Twitter posts provide fresh insight into mental illness trends
Johns Hopkins computers scientists, who have already used Twitter posts to track flu cases, say their techniques also show promise as a tool to gather important information about some common mental illnesses.
By reviewing tweets from users who publicly mentioned their diagnosis and by looking for language cues linked to certain disorders, the researchers say, they have been able to quickly and inexpensively collect new data on post-traumatic stress disorder, depression, bipolar disorder, and seasonal affective disorder.
In research presented at three scientific conferences this year, the scholars described how their techniques of mining public data have yielded fresh numbers on cases of these illnesses, allowing for analyses that were previously difficult or expensive to obtain. The scholars emphasize, however, that their findings do not disclose the names of people who publicly tweeted about their disorders.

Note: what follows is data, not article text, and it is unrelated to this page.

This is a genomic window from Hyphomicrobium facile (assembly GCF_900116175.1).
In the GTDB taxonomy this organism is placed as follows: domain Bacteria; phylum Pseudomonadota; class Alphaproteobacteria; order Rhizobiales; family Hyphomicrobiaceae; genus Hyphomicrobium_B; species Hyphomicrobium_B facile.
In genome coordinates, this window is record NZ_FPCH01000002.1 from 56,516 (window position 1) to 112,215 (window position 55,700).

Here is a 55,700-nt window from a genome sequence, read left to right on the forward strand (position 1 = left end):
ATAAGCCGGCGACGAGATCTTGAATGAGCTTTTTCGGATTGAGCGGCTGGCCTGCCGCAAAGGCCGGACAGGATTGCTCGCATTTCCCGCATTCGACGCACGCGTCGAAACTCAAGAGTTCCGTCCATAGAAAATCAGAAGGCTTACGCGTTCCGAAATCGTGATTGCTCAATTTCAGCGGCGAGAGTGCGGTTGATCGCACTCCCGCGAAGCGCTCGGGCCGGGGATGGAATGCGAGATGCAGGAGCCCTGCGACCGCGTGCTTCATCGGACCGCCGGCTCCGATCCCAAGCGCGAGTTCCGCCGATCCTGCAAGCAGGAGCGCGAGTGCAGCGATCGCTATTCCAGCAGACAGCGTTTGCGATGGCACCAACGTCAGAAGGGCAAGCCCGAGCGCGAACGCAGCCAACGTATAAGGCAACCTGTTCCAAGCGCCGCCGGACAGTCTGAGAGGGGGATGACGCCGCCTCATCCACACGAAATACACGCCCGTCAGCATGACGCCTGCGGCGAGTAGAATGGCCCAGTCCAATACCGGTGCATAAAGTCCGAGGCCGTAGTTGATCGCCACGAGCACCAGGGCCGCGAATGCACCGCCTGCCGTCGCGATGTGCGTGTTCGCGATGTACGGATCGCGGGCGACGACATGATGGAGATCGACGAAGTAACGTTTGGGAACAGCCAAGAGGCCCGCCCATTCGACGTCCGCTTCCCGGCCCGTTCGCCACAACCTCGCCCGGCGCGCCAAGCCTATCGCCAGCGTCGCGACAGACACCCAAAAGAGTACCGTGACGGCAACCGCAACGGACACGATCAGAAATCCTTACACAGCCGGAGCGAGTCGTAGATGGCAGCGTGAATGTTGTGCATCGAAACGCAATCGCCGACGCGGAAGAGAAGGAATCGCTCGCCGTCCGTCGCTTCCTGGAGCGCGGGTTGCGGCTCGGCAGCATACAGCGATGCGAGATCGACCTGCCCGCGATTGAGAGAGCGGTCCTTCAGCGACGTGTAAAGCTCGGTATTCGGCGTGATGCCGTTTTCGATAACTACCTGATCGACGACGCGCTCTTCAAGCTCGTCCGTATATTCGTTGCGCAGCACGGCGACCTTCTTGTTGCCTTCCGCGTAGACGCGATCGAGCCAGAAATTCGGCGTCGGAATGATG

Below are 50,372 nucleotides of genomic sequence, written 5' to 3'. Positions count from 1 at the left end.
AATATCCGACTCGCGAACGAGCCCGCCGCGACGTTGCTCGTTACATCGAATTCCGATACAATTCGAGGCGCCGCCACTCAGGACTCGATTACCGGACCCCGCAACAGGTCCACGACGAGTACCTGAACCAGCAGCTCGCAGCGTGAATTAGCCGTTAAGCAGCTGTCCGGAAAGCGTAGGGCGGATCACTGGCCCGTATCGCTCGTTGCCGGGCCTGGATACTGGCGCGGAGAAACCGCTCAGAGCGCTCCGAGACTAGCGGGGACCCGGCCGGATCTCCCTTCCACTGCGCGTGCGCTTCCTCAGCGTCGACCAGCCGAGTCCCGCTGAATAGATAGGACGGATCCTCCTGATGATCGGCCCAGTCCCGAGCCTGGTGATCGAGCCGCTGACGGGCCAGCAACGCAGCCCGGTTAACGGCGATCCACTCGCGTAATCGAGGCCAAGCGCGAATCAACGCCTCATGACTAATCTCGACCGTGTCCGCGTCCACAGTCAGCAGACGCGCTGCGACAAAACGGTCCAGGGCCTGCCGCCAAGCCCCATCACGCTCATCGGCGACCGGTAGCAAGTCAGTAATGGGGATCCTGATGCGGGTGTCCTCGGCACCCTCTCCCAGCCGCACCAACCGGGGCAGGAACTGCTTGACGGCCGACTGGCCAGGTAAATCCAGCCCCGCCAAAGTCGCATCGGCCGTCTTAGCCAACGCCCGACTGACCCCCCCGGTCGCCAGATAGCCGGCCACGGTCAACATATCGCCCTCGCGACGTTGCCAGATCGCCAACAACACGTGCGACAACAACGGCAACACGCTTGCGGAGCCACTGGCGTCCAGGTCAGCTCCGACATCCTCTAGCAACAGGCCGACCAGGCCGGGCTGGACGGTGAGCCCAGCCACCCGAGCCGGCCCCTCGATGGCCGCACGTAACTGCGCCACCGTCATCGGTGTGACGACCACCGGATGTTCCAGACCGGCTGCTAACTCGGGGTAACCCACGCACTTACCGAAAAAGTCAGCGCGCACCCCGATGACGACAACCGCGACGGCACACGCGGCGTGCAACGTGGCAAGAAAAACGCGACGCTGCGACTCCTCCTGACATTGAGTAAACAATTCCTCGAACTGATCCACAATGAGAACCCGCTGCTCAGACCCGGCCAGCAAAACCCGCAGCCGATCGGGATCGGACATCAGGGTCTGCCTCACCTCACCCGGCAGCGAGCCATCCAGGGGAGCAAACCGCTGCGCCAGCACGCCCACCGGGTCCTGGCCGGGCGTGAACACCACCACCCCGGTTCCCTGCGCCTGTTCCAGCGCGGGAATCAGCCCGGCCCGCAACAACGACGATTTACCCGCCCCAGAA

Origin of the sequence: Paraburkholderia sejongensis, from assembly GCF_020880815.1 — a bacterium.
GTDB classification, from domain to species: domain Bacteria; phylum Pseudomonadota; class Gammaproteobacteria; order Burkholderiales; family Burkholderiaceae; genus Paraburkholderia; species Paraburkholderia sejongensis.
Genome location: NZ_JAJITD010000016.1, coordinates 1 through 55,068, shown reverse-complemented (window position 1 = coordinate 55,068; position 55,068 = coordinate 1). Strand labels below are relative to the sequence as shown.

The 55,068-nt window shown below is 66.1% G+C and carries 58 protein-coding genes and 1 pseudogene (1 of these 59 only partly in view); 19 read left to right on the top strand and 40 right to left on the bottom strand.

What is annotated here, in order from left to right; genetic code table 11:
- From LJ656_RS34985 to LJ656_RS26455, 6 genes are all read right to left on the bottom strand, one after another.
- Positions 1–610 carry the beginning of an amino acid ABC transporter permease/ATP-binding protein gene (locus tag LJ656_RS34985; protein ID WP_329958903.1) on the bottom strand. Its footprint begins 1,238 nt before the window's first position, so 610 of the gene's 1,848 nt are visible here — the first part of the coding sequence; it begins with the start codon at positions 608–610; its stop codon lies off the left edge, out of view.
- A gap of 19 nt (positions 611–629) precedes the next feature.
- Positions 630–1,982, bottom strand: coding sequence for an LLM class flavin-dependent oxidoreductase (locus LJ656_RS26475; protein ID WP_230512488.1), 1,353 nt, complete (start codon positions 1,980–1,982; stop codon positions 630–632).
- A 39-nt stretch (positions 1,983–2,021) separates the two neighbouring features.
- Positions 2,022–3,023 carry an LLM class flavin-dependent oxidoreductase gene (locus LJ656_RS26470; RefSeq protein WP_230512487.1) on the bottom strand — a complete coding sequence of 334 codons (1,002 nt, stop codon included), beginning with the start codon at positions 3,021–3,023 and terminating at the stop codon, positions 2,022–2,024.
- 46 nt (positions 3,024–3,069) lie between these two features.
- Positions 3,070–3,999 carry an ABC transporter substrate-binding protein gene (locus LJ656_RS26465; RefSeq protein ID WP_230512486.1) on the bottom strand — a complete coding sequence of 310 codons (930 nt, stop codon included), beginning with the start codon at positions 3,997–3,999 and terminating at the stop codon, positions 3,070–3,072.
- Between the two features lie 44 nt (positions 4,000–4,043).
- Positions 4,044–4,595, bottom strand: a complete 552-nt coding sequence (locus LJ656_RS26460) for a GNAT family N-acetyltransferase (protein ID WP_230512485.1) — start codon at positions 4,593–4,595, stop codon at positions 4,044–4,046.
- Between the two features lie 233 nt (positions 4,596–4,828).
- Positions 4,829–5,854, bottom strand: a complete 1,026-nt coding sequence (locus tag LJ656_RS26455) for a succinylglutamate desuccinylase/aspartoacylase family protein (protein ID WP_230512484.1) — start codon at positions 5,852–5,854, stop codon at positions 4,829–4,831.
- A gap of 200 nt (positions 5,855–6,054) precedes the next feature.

Their goal, the researchers say, is to share with treatment providers and public health officials timely additional information about the prevalence of certain mental illnesses. Using computer technology to sift through tweets, they say, can help address the slow pace and high costs associated with collecting mental heath data through surveys and other traditional methods.
“With many physical illnesses, including the flu, there are lots of quantifiable facts and figures that can be used to study things like how often and where the disease is occurring, which people are most vulnerable, and what treatments are most successful,” says Glen Coppersmith, a Johns Hopkins senior research scientist who has played a key role in the project. “But it’s much tougher and more time-consuming to collect this kind of data about mental illnesses because the underlying causes are so complex and because there is a long-standing stigma that makes even talking about the subject all but taboo.